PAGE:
Our activity in this Way of Dialogue is more often work for social change. We are more interested than before in devoting our energy to work with the poor for structural change. The emphasis is more on acts of justice than on acts of mercy on behalf of the poor, even though the latter are always a part of the Christian life. The focus of the activity is less on ourselves and the deepening of our own experience and more on what can be done for and with the poor. We enter more intensely into the life of the poor. We do not necessarily think in the same way or have the same opinions and views as they do, but our actions on behalf of justice are united with the action of the poor. Even though our activity may be intense, the emphasis is more on being with the poor than on doing for them.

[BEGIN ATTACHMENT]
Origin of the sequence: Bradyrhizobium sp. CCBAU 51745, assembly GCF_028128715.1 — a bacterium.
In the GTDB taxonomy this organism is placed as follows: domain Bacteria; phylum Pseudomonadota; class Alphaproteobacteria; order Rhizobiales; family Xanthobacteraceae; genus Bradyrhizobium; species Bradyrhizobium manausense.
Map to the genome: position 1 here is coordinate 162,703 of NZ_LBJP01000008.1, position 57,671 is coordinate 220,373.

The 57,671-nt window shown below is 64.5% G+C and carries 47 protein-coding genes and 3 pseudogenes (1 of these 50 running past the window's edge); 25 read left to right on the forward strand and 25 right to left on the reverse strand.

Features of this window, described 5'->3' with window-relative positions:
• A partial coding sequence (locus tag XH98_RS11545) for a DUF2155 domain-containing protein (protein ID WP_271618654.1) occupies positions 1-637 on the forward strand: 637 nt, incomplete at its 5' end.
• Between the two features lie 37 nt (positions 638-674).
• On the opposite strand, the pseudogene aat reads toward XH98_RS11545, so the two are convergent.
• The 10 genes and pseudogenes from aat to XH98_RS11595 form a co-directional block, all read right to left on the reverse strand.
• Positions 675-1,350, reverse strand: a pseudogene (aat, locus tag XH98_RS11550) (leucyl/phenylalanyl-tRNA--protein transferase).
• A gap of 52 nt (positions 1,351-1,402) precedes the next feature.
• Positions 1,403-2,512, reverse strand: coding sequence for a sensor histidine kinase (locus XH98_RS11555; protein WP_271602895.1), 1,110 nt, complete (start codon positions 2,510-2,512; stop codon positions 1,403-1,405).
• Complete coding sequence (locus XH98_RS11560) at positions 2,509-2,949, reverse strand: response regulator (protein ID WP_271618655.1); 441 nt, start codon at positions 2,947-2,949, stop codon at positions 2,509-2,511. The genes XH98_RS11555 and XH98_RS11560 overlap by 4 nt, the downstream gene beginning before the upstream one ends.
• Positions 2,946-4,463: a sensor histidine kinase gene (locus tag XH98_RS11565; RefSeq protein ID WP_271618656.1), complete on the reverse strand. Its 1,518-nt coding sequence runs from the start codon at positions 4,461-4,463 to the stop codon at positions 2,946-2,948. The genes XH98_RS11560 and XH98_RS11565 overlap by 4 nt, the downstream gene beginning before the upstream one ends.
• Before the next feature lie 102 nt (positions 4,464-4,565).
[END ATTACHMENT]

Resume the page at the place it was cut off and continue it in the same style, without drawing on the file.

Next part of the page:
Through entering into the world of the poor and touching the vital core of their lives, they touch the vital core of ours. We then come to a profound realisation, the realisation of our own poverty. It is a kind of experiential enlightenment, not precisely acquired by reasoning but granted by God’s grace. It begins with the awareness that the poor are the subjects of their own liberation, not the object of the efforts of conscientised, middle-class people and leaders. We discover that we have been considering the poor as the needy and that we must somehow reach out and save them. We may cooperate with the poor or teach them to help themselves, or empower them, but fundamentally we have treated them as the needy. Now we discover that they are perfectly capable of solving their own problems, know what to do and how to do it and, in fact, are in a better position to effect structural change than we are. We learn that these needed changes in systems and institutions will come only from the poor themselves, from the Third World itself. We realise that we are not needed in the way we thought, that rather we must learn from the poor. The Lord “has scattered the proud in the imagination of their hearts, has put down the mighty” (Luke 1; 51-52). The Lord has chosen the poor as instruments and in Christ uses them to save us all. In dialogue with the poor and with God in prayer we begin to experience God in a new way. God is not only present in the poor as seen as the object of our compassion and mercy, Nor is God only seen as Christ in the faces of his suffering members. In the Poor, God is experienced as a God that is present in them and acting through them to save us all. But this very realisation, this very image of the poor, has within it the seed of a new crisis of growth. Perhaps even without realising it, we are at the threshold of a third conversion. But first, a word about lifestyle.